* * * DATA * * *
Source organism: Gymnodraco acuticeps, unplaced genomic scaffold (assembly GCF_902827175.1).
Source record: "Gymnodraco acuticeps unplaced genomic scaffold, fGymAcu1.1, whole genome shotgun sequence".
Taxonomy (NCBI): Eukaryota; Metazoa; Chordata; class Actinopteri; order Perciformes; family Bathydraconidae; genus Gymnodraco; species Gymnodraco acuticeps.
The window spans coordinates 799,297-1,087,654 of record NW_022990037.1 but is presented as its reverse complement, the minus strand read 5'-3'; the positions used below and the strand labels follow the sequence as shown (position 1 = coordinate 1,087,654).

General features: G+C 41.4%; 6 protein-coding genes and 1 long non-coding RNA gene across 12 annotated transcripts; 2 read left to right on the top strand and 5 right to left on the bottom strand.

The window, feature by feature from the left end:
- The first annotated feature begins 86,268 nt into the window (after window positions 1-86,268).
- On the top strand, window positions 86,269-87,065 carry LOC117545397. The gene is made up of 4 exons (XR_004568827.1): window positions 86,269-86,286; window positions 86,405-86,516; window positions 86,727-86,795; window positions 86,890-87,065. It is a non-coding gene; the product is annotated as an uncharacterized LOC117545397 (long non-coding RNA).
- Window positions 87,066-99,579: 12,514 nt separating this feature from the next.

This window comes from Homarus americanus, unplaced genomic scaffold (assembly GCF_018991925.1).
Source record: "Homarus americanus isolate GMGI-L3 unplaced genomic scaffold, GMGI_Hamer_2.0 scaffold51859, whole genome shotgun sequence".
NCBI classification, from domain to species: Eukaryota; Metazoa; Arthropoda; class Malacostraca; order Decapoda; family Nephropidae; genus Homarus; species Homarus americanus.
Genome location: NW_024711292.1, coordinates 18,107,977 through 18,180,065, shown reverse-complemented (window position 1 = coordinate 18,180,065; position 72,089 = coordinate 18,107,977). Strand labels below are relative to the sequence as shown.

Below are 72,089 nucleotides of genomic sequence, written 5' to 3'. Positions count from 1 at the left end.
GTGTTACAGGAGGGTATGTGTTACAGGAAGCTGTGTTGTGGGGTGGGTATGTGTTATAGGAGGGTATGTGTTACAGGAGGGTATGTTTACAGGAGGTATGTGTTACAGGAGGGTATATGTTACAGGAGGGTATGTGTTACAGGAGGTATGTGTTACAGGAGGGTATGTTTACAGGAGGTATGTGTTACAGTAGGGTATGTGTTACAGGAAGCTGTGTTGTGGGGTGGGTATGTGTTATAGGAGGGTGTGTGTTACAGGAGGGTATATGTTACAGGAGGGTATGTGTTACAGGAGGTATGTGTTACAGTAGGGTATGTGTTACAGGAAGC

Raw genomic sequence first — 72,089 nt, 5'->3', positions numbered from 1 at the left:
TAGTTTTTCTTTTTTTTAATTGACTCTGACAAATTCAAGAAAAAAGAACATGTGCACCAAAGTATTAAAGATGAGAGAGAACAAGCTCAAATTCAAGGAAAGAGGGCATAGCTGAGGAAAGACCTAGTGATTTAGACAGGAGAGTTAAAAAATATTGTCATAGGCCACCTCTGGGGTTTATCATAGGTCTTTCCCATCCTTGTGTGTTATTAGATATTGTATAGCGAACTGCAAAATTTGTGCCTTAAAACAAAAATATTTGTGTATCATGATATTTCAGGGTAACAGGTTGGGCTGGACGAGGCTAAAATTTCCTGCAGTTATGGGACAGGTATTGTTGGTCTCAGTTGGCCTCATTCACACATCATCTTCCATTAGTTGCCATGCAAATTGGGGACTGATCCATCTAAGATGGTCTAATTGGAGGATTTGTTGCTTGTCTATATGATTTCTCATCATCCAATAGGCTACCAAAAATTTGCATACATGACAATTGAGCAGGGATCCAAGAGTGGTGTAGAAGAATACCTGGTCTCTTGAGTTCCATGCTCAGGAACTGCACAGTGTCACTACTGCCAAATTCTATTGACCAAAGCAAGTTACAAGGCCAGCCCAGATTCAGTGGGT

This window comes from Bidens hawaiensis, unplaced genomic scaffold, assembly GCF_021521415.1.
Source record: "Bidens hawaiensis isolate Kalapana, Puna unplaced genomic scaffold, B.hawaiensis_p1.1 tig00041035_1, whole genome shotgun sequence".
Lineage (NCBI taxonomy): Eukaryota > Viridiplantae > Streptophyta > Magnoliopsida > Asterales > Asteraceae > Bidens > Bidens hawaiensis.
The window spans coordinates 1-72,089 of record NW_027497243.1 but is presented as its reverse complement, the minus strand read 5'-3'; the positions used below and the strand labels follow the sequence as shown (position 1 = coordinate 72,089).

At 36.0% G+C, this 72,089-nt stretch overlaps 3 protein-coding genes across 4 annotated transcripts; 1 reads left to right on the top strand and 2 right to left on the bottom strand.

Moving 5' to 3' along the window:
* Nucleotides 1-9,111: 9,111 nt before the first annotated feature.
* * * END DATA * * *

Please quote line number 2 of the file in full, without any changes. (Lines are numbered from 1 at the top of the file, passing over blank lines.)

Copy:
Source record: "Gymnodraco acuticeps unplaced genomic scaffold, fGymAcu1.1, whole genome shotgun sequence".